Views on the Ordinariate

#21

:thumbsup:

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#22

Thanks. I did not realize that. It would certainly open the opportunity for growth. Maybe those who would be drawn to an EF yet want to understand what is said and participate a little more interactively.

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#23

I think there are at least two issues here. Who owns the copyrights to the liturgical prayers and who owns the church buildings. I’ve heard the Anglican/Episcopal Church is renting some of them to the parishioners, but there are quite a few of them so each parish is probably different. It may be that the Common Prayer is in the public domain but I’m not quite sure. These are matters that the ordinary guy in the street probably doesn’t think too much of, but it’s important from the legal and/or financial standpoint.

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#24

It would be wrong for this priest to knowingly commune Anglicans or Episcopalians. Only Catholics and Orthodox are permitted to receive the Holy Eucharist by the Catholic Church. He is also wrong in saying Anglican priests’ orders are valid. Hopefully these issues are addressed and corrected in that parish.

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#25

The buildings is definitely a big concern. Many Anglican Use parishes now share a church with a local Roman Catholic congregation because TEC has kicked them out of their old church, and they couldn’t handle the legalese.

St. Barnabas, here in Omaha, is very lucky. They managed to buy their church for “50 cents on the dollar” - half the price it was worth. That is an extraordinary case.

The Anglican Use does not use the Book of Common Prayer for the regular liturgy. They have their own Mass, and until very recently every parish had kind of their own way of saying the Mass.

Even then, if the situation is anything like St. Barnabas, they keep their Books of Common Prayer and their Hymnals. So, at St. Barnabas, we’ve got dozens of copies of the 1940 Hymnals and of the Common Prayer for Evensong. And you can’t exactly force people not to use books you don’t own, now can you?

I’ve talked to him before. I don’t think he’s mentally come to terms with that, yet. He may not, ever.

Mind you, he and a lot of other Anglicans think Pope Leo XIII was misinformed. And even if the charges against the CofE were true, they are now equally true of our church. It’s a big, complicated issue that’s best addressed by saying, “Whatever the case, the Catholic Church doesn’t recognise Anglican orders”.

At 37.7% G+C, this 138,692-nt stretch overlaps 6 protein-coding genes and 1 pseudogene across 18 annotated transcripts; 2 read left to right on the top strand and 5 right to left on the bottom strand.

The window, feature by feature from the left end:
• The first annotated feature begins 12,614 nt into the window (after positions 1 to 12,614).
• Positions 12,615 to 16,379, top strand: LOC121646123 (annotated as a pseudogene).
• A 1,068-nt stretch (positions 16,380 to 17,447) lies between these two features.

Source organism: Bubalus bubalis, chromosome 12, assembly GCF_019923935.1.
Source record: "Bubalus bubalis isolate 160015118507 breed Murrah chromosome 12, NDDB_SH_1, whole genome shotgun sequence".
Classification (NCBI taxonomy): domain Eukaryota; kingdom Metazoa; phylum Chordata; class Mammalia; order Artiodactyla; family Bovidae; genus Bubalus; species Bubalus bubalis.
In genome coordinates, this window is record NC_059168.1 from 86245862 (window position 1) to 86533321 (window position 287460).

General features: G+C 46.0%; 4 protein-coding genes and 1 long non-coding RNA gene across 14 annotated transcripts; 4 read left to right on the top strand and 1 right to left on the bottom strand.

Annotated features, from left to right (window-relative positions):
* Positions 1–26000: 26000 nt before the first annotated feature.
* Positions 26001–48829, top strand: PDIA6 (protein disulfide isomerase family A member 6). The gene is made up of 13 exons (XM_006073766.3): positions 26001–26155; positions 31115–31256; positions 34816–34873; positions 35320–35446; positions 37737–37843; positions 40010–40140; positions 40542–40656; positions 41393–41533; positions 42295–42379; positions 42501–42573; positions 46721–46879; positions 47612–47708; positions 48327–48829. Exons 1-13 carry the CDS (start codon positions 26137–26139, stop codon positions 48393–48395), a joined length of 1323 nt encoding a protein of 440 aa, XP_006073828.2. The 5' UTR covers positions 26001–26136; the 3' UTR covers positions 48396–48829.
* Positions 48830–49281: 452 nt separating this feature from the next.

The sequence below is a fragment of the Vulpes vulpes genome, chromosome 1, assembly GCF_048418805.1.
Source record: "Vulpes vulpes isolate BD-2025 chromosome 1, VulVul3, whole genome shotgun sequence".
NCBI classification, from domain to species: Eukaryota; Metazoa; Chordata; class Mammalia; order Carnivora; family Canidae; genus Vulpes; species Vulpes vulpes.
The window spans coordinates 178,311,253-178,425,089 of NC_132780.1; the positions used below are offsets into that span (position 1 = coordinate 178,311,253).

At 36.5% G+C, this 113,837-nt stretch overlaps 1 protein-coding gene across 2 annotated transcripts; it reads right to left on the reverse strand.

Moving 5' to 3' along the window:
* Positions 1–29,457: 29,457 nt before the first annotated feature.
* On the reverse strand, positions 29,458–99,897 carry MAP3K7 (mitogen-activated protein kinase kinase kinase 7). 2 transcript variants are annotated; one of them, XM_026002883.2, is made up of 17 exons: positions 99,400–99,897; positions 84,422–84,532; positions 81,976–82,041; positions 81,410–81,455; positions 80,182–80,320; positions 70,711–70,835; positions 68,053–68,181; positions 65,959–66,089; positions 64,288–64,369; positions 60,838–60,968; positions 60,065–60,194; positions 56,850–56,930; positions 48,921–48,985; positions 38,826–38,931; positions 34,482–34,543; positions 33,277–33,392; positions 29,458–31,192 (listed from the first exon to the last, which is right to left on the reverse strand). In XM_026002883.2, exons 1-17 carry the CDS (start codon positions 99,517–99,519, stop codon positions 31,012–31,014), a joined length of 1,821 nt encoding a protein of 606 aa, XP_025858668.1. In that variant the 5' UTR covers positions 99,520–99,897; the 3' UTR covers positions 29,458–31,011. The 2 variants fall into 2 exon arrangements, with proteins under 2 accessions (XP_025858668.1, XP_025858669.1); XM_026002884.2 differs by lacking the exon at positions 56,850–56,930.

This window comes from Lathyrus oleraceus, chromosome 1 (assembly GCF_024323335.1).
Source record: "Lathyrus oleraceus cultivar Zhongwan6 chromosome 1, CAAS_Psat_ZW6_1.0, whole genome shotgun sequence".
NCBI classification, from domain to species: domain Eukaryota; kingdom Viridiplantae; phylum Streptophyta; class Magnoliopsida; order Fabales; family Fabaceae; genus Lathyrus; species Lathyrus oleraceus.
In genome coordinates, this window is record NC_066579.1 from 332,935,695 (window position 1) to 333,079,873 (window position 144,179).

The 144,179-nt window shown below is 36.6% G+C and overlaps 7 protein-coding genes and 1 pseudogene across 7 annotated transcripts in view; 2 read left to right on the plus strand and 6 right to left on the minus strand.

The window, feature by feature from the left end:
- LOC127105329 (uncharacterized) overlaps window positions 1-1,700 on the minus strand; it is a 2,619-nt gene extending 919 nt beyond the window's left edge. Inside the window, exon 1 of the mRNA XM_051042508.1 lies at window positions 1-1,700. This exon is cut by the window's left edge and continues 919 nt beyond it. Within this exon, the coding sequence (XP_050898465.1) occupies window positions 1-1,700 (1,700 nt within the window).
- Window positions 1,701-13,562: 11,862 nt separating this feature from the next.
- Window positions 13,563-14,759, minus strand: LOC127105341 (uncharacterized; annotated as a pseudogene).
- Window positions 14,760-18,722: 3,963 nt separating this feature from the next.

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#26

Thanks for the info.

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#27

In the UK the Anglican church has made it quite clear that buildings are not to be shared. (No formal declaration but certain bishops have set the precedent). However, many Catholic parishes have invited the Ordinariate to use their buildings (just as many also allow the Latin Mass Society to use parish churches where the EF is not the norm). A lot of people have found this beneficial to the parish community as a whole. There is one Ordinariate group in the UK who have used a Methodist chapel and are now raising funds to purchase the building, thus establishing a mission base which will be the first of its kind. Further details can be found here: ordinariate.org.uk/groups/torbay.html

Copyright for the BCP is with the Crown, but only in the UK, elsewhere it is in the public domain. Prayers from the BCP have often be included in Catholic devotional books; gaining permission for their use is not a problem.

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#28

It’s interesting that they had put the BCP in the public domain, when they could easily demand royalties for their liturgical use outside the Anglican Church. Selling hymnals to the public I can see.

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#29

I could believe that. :rolleyes: Very aggressive, that Anglican Communion. A detriment to Christian charity, don’t you think?

There is one Ordinariate group in the UK who have used a Methodist chapel and are now raising funds to purchase the building, thus establishing a mission base which will be the first of its kind. Further details can be found here: ordinariate.org.uk/groups/torbay.html

:clapping: Very cool.

Copyright for the BCP is with the Crown, but only in the UK, elsewhere it is in the public domain. Prayers from the BCP have often be included in Catholic devotional books; gaining permission for their use is not a problem.

Thanks for the information. :slight_smile:

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#30

True, but when you’re losing membership and a potential future source of revenue…

That said, I believe the ICEL was a group which was partly made up of Anglicans so I wonder if the royalties collected by the group which translated the Mass back in the 60’s was shared between the two Churches. It is to be noted some still use the “And also with you” responses.

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#31

Even more ironic is that most Anglo-Catholic parishes use the Roman Missal. However, they may omit the prayer for the Pope, move the act of peace etc. - some parts of the Anglican Church may disagree with this, however, since the publication of Common Worship, as long as principle elements are used one may use any rite (Including ones written on the back of an envelope).

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#32

If you’re talking the 1969 RM, the Lutherans too use it, or at least the English (or German) approved translations. Or parts of it. Translations carry their own copyrights.

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#33

Sums it up pretty well.

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closed #34
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